Third-year Osgoode student Mark Kohras has no doubt that this fall semester will be “the high point of my Osgoode degree.”
Kohras is part of the inaugural class of the Intellectual Property Law & Technology Intensive Program (IP Intensive), a new clinical program at Osgoode that provides students with training in intellectual property and technology law. “I look forward to gaining the type of invaluable experience that can only be obtained in a real-world environment,” he said.
|Above: From left, Professor David Vaver, Professor Giuseppina D’Agostino and Pauline Wong, assistant director of IP Osgoode (at the podium), meeting with the inaugural class of the Intellectual Property Law & Technology Intensive Program|
Comprised of nine third-year Osgoode students, the program got underway Aug. 29 with two weeks of guest lectures on a variety of topics. They included: ADR and Mediation in IP; Business and Economics of IP and Innovation; Pharma and Biotech – R&D and Tech Transfer; and Digital Media and Journalism and Freedom of Expression. Among the lecturers were a federal court judge, the chair of the Trade-marks Opposition Board, the general counsel of the Copyright Board of Canada, the counsel from the Ontario Information and Privacy Commissioner’s Office, in-house counsel from a broad range of industries, start-ups and blue chip companies, practitioners from the major Canadian law firms, and academics.
Following the lectures, there is an 11-week internship for each student with a government agency, a music or media organization, a hi-tech company, an innovation centre or other organization that is heavily involved with matters relating to intellectual property.
“The internship, together with seminars, research papers, discussion sessions and blogging exercises, provides students with a comprehensive examination of important practical aspects of intellectual property and technology law,” said Osgoode Professor Giuseppina D’Agostino, founder and director of the IP Intensive Program. “It’s the kind of hands-on experience that will be invaluable as our students get ready to start their legal careers.
“This fantastic line up of IP-focused guest lectures will be followed by an 11-week internship for each student in the IP Intensive Program at placement organizations such as the Canadian Intellectual Property Office, Canadian Heritage, Industry Canada, SOCAN, The Globe & Mail, TVO, ventureLAB, PharmaTrust and CodeX at Stanford,” D’Agostino said. “Then students will spend the last week of the semester back in the classroom presenting research papers and completing final wrap-up.”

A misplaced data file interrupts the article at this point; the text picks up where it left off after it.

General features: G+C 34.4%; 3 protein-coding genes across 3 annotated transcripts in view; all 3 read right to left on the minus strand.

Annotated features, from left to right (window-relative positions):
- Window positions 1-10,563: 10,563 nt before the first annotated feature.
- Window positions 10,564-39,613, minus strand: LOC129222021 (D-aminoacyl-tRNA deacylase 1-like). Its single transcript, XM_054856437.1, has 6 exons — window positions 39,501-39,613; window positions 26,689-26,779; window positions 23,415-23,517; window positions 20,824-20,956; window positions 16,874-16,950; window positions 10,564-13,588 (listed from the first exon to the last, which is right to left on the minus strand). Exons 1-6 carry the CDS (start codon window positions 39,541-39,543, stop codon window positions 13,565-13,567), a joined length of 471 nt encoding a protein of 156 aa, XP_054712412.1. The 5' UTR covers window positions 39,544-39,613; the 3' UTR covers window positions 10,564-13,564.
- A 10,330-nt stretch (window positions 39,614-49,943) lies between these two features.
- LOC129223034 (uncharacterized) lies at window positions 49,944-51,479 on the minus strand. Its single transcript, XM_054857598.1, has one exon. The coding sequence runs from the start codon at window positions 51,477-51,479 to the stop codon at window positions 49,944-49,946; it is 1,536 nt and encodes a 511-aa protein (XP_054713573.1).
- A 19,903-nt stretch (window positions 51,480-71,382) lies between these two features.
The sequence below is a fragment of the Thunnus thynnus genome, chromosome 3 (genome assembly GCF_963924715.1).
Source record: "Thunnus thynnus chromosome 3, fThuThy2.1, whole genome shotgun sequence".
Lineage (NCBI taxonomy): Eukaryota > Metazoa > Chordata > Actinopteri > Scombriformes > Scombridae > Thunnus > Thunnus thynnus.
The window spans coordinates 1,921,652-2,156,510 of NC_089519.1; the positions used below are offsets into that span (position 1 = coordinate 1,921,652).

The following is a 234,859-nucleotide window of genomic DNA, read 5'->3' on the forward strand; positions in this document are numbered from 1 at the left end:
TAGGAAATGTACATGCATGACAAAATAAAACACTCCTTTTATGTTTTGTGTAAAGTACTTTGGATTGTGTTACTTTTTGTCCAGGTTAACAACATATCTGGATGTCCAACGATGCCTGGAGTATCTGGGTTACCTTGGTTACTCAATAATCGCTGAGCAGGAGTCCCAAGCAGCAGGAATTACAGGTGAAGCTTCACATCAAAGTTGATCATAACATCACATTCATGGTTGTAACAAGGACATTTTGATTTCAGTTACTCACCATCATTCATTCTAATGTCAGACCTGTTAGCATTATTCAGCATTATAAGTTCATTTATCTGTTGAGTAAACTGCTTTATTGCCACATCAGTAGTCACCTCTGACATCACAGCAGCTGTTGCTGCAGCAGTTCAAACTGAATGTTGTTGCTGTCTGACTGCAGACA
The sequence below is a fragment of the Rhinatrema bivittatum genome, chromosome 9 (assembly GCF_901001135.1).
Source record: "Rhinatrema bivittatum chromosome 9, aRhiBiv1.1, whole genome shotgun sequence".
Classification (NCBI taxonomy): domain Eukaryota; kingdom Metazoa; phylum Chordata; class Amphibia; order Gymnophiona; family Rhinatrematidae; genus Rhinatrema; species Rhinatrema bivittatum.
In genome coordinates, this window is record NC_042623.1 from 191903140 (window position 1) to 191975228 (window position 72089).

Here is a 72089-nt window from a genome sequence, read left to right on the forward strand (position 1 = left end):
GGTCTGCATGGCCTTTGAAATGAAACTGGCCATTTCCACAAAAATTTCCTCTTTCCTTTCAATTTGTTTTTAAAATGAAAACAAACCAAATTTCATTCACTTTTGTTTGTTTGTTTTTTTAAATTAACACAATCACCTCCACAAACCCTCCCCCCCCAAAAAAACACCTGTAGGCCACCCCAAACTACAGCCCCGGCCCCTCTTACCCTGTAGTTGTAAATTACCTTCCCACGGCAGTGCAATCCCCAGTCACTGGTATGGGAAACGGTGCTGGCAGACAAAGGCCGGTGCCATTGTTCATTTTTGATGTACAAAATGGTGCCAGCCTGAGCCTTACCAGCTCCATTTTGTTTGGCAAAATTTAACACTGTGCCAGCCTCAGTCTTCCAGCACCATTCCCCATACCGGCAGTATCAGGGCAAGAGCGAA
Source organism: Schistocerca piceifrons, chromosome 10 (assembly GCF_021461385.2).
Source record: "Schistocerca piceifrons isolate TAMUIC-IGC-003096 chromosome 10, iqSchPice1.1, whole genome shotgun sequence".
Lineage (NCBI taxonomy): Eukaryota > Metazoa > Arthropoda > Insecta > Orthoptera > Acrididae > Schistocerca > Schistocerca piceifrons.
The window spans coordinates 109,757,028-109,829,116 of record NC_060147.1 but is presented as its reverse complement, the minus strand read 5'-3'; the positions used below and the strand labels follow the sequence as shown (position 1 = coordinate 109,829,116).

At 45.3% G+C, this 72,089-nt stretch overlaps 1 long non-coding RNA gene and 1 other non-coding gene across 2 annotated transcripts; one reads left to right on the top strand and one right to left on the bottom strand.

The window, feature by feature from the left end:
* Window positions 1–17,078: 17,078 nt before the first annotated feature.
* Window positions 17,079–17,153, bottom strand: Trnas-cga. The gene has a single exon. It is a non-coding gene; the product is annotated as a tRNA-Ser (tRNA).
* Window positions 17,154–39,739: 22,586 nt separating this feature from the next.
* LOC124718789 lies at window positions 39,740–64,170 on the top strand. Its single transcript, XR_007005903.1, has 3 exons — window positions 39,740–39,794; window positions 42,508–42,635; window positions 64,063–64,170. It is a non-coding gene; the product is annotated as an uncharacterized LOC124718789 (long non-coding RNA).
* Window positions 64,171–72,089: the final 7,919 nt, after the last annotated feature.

The IP Intensive Program is the latest in a series of IP initiatives that D’Agostino has introduced at Osgoode in the past three years. In 2008, she launched IP Osgoode with the promise that the new program would “provide an independent and authoritative voice on intellectual property issues and broaden and enhance the relevant public policy debates and practices in Canada.”
Five leading law firms with recognized reputations and presence in the IP and/or technology fields in Canada as well as two industry leaders were partners with Osgoode in the launch of IP Osgoode. And one of the world’s leading authorities on IP law – Professor David Vaver – returned to Osgoode from the University of Oxford to help lead the IP Osgoode program.
That was followed by another major announcement this spring of a collaboration between IP Osgoode and the Ontario Centres of Excellence Inc. (OCE) – a not-for-profit corporation that drives the commercialization of Ontario academic research. The IP Osgoode/OCE Project is being launched as a 12-month pilot program with approximately six Osgoode students assisting up to 12 OCE-supported companies with numerous IP matters – from patents to trademarks to copyright.
Right: From left, Asad Moten and Andrea Dias are two members of the IP Intensive inaugural class
For Osgoode students who enter the internship with two full years of legal training, including at least two IP-related courses, and who will receive 15 credits for their participation in the IP Intensive Program, it is an opportunity of a lifetime.
“I am very excited to be part of the inaugural IP Intensive class,” said student Andrea Dias. “The IP Intensive is an amazing chance to experience the intersection of law, business and innovation.
Full-time faculty who are teaching in the inaugural IP Intensive Program include not only D’Agostino and Vaver, but also Professors Carys Craig, Ikechi Mgbeoji and Faisal Bhabha, as well as Adjunct Professors Casey Chisick and Barry Sookman.